One of the key documents every entrepreneur needs when starting a small business is a business plan. When we think of a business plan, we tend to think of its traditional format.
A traditional business plan is typically 30-40 pages long and written 3-5 years out into the future. This comprehensive, detailed document allows entrepreneurs to map out goals and milestones they plan to reach with their small business. It also gives entrepreneurs the chance to request capital and funding from prospective investors.
Writing a traditional business plan, however, may not fit the needs of every entrepreneur. Some entrepreneurs may prefer to work with a less-intensive document. This is where a lean startup plan comes in handy for your small business. Let’s take a look at what this plan does and how to write a lean startup plan.
What’s a Lean Startup Business Plan?
There are plenty of differences between traditional business plans and lean startup plans. Traditional business plans, as mentioned above, tend to be intensive and thorough. They examine a startup’s feasibility from a critical and objective standpoint and detail how they will be able to reach certain goals. These plans also provide a framework that attracts investors to invest in the business.
Lean startup plans, on the other hand, tend to be no longer than a page or two. The information provided in a lean startup plan acts as a quick summary for a business. It’s easy to read and digest, while containing much of the necessary information found in a traditional business plan.
How to Write a Lean Startup Plan
Do you feel like a lean startup plan is the best fit for you and your business? Are you ready to draft this document? Great! Here’s what you need to include in your lean startup plan.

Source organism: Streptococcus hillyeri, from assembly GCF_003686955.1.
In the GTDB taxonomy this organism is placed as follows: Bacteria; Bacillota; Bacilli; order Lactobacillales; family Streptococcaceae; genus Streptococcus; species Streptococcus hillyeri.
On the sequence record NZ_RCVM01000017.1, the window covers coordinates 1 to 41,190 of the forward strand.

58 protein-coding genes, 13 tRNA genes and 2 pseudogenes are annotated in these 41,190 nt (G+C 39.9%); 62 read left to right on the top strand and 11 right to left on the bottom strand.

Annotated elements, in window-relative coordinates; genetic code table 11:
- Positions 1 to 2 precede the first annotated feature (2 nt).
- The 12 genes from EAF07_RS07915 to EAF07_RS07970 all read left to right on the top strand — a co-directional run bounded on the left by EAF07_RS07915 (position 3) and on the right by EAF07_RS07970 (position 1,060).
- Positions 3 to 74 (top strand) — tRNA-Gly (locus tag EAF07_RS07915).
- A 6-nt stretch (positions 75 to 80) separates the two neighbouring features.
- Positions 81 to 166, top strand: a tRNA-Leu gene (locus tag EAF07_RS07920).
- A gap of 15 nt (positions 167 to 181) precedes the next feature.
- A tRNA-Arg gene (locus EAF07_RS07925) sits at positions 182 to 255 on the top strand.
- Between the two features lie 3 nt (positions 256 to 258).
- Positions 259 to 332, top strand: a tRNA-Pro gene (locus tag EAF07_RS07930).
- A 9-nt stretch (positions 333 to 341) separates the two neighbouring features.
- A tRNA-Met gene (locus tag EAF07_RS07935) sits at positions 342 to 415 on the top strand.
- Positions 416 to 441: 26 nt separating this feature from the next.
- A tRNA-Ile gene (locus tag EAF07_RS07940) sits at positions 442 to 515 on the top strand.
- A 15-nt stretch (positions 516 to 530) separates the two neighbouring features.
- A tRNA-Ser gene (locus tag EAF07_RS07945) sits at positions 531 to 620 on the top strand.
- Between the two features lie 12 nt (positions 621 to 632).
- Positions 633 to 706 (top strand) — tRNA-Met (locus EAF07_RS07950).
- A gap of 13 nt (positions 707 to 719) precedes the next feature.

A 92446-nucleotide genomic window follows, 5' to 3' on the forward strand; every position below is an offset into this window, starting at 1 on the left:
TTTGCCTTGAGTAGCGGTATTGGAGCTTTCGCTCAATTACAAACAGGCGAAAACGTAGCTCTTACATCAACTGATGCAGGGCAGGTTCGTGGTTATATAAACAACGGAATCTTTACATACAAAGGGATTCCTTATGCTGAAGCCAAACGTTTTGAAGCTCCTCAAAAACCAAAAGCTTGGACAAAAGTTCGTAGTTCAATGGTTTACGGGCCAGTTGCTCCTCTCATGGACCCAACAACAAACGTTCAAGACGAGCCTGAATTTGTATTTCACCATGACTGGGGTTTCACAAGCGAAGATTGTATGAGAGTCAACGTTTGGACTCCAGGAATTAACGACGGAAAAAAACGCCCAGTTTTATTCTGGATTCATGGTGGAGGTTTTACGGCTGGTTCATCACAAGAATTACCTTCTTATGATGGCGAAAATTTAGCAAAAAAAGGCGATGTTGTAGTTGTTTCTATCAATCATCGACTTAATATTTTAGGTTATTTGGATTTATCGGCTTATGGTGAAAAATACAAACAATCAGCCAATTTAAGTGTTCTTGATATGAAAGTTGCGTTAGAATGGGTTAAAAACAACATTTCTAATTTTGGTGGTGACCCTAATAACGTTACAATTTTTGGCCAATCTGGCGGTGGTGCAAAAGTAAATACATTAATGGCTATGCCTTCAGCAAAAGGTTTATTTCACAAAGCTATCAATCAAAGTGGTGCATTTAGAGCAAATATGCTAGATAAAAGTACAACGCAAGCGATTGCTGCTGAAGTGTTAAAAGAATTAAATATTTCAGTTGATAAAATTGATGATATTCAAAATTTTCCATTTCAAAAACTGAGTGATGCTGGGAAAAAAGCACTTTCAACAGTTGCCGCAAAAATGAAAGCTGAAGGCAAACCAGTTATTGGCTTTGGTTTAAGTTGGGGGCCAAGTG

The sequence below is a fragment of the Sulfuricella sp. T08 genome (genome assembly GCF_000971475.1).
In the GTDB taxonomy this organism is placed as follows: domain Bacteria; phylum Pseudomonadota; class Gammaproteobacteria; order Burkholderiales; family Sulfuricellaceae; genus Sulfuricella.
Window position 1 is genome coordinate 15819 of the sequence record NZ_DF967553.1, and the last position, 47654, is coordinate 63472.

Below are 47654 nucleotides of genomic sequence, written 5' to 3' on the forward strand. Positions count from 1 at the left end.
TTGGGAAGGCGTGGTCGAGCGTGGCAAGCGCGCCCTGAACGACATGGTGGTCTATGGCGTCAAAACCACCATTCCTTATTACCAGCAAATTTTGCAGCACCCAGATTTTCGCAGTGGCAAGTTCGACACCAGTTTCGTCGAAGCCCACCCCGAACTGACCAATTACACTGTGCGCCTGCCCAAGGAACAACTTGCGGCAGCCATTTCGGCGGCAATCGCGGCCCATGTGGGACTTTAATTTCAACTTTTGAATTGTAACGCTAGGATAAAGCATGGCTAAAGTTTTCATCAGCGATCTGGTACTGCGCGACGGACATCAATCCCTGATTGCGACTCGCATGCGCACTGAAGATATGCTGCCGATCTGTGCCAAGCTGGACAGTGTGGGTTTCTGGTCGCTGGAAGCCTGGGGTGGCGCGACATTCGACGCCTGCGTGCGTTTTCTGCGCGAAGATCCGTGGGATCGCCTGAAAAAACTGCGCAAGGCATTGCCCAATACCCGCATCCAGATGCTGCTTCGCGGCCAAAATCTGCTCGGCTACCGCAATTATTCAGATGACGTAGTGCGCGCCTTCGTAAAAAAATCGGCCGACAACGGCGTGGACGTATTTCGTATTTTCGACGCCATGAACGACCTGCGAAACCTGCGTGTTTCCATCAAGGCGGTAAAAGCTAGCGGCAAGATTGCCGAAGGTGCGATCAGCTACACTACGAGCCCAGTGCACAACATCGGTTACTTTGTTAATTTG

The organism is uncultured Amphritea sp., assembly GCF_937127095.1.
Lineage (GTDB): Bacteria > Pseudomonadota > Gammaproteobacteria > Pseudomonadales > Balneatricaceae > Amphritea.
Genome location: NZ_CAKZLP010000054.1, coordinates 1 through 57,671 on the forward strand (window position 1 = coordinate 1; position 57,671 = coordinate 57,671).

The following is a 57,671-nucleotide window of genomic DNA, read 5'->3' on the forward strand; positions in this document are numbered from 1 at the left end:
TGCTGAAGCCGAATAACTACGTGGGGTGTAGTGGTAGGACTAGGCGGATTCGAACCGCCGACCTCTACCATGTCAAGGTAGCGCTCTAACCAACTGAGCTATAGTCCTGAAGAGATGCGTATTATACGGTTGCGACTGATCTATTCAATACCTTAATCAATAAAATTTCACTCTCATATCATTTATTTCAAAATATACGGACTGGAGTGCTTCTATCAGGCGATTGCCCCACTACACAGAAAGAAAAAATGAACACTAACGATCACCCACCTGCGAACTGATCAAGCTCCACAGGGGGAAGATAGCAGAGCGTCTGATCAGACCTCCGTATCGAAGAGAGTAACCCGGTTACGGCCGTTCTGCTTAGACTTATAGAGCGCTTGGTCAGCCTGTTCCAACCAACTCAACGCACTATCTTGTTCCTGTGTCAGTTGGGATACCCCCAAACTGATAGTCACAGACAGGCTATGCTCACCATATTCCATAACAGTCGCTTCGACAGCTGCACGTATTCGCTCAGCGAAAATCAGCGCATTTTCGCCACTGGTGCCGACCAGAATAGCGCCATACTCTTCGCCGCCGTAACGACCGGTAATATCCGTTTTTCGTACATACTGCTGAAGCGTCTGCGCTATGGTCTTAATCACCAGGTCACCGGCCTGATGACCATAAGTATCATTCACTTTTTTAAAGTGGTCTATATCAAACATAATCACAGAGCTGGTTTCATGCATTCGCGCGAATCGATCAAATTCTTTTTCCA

1. Value Proposition
For this section, take a moment to consider the value of your business. What kinds of original qualities may be found in your startup? How does your business solve problems for its target audience?
Clearly sum up the value that your small business may be able to bring to its respective market.
2. Key Partnerships, Resources, and Activities
Which partners are currently working alongside your business? You may detail information about your business partners, like vendors and suppliers, in this section.
Additionally, you’ll need to share some information about the startup’s key activities and resources. Key activities, for example, may include strategies your business is using to gain an upper hand on the competition. Resources, like capital funds or intellectual property, may be used to create value for your consumers.
3. Customer Segments, Channels, and Relationships
This section takes a closer look at your customer base. Here your business will be able to answer the following questions:
- Who is your audience? Which individuals make up your target market? What are their needs?
- Where can you reach your audience? For example, you may use social media platforms or email to reach out to your audience and engage with them.
- How will you build a lasting relationship with customers? You should be able to detail what kind of experience your business will be able to provide customers and strategies for establishing this kind of experience.
4. Revenue Streams
In a traditional business plan, entrepreneurs dedicate a section to financial projections. This covers cash flow as well as additional financial information as it pertains to the business.
Lean startup plans also take stock in their financial information. List each revenue stream that is associated with your small business. Then, explain how these revenue streams make money. You may also use this section to define the cost structure strategy of your startup, too.
These are the key components necessary to write a lean startup business plan. Remember that if you find there are more details to include or changes to make, you may always go back to this plan and make revisions accordingly. Edits may be made to any business plan, regardless of its initial format.